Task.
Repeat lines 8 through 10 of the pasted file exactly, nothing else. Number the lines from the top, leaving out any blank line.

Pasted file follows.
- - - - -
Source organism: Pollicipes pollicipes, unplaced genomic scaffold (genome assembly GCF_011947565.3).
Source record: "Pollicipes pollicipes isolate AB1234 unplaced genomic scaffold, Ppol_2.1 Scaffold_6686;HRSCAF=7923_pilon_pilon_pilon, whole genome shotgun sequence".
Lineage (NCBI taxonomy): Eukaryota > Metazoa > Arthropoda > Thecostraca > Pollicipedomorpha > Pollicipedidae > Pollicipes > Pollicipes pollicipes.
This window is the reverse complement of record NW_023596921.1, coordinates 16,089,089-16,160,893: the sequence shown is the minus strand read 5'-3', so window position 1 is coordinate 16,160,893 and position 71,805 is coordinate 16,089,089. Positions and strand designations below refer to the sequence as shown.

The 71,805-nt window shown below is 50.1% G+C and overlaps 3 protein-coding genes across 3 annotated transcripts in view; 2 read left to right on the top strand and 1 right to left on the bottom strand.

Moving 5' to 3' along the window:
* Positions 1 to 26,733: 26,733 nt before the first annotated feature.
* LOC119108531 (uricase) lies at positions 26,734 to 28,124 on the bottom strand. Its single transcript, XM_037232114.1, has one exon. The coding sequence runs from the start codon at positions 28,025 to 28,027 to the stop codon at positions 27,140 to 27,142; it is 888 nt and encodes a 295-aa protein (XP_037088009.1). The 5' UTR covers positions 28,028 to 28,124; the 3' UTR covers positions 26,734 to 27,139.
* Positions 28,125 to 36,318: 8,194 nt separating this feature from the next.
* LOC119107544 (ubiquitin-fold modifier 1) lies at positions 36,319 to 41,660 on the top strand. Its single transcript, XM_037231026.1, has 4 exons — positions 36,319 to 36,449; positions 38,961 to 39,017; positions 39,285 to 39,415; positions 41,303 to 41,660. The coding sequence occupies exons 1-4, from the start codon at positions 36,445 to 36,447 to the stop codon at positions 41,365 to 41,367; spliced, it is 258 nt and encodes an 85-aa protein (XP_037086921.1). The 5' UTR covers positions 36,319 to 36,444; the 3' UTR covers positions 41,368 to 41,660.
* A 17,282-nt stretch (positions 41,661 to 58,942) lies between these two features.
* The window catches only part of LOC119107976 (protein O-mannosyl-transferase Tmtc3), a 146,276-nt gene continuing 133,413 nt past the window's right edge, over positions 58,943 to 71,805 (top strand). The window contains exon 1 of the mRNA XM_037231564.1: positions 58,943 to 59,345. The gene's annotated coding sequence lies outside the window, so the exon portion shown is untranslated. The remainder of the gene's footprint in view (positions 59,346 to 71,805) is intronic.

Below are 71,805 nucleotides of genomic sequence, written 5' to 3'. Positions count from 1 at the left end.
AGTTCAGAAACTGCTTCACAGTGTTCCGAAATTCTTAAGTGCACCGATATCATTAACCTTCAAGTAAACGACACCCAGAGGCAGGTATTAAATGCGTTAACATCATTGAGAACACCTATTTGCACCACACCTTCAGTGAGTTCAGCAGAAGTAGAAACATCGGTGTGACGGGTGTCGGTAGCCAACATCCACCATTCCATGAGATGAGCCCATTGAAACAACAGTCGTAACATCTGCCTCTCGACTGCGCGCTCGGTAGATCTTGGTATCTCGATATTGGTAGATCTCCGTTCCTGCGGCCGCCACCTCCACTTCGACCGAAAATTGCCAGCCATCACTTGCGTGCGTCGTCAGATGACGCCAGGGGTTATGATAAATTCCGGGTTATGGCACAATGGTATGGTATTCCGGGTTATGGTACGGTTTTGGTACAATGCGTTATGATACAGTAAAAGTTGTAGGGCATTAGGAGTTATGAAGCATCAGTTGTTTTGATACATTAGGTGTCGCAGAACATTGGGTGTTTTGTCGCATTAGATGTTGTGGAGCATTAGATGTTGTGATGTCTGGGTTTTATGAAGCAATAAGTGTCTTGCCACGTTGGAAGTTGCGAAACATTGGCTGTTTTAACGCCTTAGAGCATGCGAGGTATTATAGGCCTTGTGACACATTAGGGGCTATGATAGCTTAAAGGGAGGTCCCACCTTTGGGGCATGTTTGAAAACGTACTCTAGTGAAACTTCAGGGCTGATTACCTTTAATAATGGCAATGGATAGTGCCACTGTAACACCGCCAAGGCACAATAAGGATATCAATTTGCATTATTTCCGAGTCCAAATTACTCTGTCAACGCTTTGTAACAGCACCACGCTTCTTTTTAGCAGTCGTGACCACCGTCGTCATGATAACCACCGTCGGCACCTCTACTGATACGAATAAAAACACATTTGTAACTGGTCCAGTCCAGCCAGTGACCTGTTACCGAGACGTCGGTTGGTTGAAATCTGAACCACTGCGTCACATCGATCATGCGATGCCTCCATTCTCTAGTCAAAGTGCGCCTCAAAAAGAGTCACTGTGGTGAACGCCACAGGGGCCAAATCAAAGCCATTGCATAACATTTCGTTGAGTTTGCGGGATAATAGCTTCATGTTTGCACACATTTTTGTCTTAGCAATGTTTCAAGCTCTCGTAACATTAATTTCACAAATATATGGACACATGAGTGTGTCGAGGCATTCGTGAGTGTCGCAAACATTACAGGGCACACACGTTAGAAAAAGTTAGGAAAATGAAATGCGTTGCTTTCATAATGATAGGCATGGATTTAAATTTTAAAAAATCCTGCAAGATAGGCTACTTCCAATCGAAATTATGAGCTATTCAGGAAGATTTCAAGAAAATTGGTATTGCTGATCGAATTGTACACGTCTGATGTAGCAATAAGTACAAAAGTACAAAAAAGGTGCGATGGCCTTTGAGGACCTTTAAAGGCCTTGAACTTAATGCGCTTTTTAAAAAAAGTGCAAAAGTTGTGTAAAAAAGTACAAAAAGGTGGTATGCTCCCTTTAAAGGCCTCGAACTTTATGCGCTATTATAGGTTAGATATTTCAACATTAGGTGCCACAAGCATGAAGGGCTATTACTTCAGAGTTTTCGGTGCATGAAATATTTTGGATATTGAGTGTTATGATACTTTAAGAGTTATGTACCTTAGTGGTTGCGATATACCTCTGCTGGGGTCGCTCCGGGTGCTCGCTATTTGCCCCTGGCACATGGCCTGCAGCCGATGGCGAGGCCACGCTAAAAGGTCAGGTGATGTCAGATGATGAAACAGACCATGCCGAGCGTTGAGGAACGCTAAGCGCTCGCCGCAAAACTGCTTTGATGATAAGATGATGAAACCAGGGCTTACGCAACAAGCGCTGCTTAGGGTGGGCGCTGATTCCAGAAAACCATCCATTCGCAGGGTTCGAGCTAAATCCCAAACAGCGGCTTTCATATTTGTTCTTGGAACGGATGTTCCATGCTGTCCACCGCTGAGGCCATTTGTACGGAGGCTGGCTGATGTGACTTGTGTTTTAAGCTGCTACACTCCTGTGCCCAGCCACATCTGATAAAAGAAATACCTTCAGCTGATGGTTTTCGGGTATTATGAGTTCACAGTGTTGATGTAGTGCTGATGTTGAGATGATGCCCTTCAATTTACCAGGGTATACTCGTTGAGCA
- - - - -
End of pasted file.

* LOC119108531 (uricase) lies at positions 26,734 to 28,124 on the bottom strand. Its single transcript, XM_037232114.1, has one exon. The coding sequence runs from the start codon at positions 28,025 to 28,027 to the stop codon at positions 27,140 to 27,142; it is 888 nt and encodes a 295-aa protein (XP_037088009.1). The 5' UTR covers positions 28,028 to 28,124; the 3' UTR covers positions 26,734 to 27,139.
* Positions 28,125 to 36,318: 8,194 nt separating this feature from the next.
* LOC119107544 (ubiquitin-fold modifier 1) lies at positions 36,319 to 41,660 on the top strand. Its single transcript, XM_037231026.1, has 4 exons — positions 36,319 to 36,449; positions 38,961 to 39,017; positions 39,285 to 39,415; positions 41,303 to 41,660. The coding sequence occupies exons 1-4, from the start codon at positions 36,445 to 36,447 to the stop codon at positions 41,365 to 41,367; spliced, it is 258 nt and encodes an 85-aa protein (XP_037086921.1). The 5' UTR covers positions 36,319 to 36,444; the 3' UTR covers positions 41,368 to 41,660.